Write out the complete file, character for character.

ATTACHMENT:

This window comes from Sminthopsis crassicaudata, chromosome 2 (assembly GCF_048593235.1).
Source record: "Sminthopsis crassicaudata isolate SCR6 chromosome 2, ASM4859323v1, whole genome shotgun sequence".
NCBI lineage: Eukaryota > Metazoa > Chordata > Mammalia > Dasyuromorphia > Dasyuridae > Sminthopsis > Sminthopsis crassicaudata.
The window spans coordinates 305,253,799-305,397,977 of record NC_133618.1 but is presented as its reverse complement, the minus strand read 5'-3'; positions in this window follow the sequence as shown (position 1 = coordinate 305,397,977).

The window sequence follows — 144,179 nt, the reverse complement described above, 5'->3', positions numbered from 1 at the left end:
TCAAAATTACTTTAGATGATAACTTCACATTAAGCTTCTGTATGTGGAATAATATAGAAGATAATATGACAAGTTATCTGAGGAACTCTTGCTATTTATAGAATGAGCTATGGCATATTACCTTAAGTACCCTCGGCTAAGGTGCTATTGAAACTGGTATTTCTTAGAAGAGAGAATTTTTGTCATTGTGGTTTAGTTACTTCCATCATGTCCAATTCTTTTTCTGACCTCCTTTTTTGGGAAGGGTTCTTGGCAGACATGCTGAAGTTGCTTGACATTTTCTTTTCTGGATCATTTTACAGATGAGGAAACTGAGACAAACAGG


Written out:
This window comes from Sminthopsis crassicaudata, chromosome 2 (assembly GCF_048593235.1).
Source record: "Sminthopsis crassicaudata isolate SCR6 chromosome 2, ASM4859323v1, whole genome shotgun sequence".
NCBI lineage: Eukaryota > Metazoa > Chordata > Mammalia > Dasyuromorphia > Dasyuridae > Sminthopsis > Sminthopsis crassicaudata.
The window spans coordinates 305,253,799-305,397,977 of record NC_133618.1 but is presented as its reverse complement, the minus strand read 5'-3'; positions in this window follow the sequence as shown (position 1 = coordinate 305,397,977).

The window sequence follows — 144,179 nt, the reverse complement described above, 5'->3', positions numbered from 1 at the left end:
TCAAAATTACTTTAGATGATAACTTCACATTAAGCTTCTGTATGTGGAATAATATAGAAGATAATATGACAAGTTATCTGAGGAACTCTTGCTATTTATAGAATGAGCTATGGCATATTACCTTAAGTACCCTCGGCTAAGGTGCTATTGAAACTGGTATTTCTTAGAAGAGAGAATTTTTGTCATTGTGGTTTAGTTACTTCCATCATGTCCAATTCTTTTTCTGACCTCCTTTTTTGGGAAGGGTTCTTGGCAGACATGCTGAAGTTGCTTGACATTTTCTTTTCTGGATCATTTTACAGATGAGGAAACTGAGACAAACAGG